Using Constant Time Delay To Teach Swimming To Children And Adults On The Autism Spectrum
Our research and teaching has showed us that swimming is highly therapeutic and satisfying for people with Autism, and we have developed an approach to teaching swimming that works very well with the unique needs and challenges students with Autism experience.
Benefits of Swimming Lessons
Everyone has heard about the mental and physical benefits of swimming – it helps to improve flexibility, build core strength, improve cardiovascular health, and relieve stress. Swimming is also a low-impact activity that is gentle on your joints, so it’s safe for everyone – young, old, fit, or fragile.
But swimming is especially beneficial for people diagnosed with Autism Spectrum Disorder. Our students enjoy their swimming lessons much more than other types of classes, and they typically display fewer instances of the disruptive or self-soothing behaviors associated with Autism. This is due to our special training for connecting with students with Autism, combined with the unique qualities of swimming itself. Because swimming is a gentle, rhythmic activity with immediate sensory feedback and self-generated rewards, it actually seems to soothe and focus students with Autism much more effectively than other activities and dry-land therapies.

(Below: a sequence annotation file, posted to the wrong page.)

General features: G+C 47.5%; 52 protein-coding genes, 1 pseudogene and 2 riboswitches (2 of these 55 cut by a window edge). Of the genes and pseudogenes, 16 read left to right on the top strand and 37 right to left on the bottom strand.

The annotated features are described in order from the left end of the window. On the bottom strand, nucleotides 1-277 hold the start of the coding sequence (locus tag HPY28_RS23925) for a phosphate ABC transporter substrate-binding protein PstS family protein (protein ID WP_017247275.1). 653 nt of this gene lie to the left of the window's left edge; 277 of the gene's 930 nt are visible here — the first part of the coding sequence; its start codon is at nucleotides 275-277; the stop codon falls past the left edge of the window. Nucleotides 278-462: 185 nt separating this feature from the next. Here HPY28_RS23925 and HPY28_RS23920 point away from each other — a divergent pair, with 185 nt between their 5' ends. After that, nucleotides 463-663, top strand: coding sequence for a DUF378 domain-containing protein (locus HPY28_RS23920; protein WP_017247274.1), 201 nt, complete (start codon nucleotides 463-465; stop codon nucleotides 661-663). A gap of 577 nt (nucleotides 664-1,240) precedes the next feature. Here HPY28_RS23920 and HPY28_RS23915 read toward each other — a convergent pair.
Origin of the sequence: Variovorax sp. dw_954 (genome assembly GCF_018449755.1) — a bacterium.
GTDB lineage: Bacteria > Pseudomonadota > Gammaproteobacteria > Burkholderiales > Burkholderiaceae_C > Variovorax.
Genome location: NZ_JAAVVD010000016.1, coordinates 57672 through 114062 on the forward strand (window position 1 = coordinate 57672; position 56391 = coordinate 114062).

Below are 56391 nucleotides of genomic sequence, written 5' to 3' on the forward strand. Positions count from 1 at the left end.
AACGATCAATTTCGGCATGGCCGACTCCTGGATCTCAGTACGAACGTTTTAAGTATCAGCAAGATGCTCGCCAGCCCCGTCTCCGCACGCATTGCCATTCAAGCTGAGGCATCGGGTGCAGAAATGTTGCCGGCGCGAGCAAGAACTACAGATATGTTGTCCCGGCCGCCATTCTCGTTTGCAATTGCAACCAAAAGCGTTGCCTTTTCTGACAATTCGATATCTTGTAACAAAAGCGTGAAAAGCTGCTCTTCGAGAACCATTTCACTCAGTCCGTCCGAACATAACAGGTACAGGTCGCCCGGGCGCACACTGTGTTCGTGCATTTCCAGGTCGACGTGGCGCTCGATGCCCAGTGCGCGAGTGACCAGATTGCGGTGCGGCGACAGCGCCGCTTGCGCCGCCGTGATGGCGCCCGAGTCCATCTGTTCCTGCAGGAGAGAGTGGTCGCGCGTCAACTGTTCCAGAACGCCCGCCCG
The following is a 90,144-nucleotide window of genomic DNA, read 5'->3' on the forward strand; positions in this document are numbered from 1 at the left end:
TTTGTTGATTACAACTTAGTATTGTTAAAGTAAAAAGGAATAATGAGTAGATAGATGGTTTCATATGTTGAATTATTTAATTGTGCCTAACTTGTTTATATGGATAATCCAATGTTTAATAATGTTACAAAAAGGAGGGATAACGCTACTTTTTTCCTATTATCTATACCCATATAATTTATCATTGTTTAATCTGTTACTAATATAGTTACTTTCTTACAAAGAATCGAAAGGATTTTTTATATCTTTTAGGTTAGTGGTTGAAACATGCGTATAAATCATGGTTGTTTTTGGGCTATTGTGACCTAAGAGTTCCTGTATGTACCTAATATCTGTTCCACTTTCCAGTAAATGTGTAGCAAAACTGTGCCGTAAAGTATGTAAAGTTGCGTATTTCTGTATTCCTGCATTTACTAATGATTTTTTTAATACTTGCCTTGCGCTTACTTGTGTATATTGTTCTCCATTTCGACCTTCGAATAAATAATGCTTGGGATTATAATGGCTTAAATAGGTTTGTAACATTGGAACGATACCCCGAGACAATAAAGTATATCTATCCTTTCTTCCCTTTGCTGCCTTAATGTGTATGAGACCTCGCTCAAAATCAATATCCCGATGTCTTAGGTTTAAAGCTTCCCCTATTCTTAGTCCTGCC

Don’t take our word for it: research studies from Topics in Early Childhood Special Education andEducation and Training in Developmental Disabilities on Autism have reported similar benefits for swimming lessons and aquatic therapy. After a few months of swimming lessons, parents of children in our program have reported that their pediatrician noted positive changes in their child’s physical health and muscular development. A 2010 study from the Hammill Institute stated, “Flexibility, cardio-respiratory endurance, balance, agility and power increased in the children. In most children, upper and lower extremity muscle strength, flexibility and endurance increased. And more importantly, the amount of stereotypical autistic movements (spinning, self-stimulation and delayed echolalia) decrease.”
Our Approach to Swimming Lessons
When we start teaching a new student, our swimming instructors take time to get to know them. We allow the student the time to familiarize themselves with the pool, the instructor, and other things they’ll be using, like their kickboard or fins. Familiarization helps to minimize social difficulties and discomfort that a child with Autism might experience. Children develop at their own pace, so it can be difficult to tell exactly when I child will become comfortable with the lessons, however, in swimming, we have found that it is within minutes that a child is comfortable with us in the water.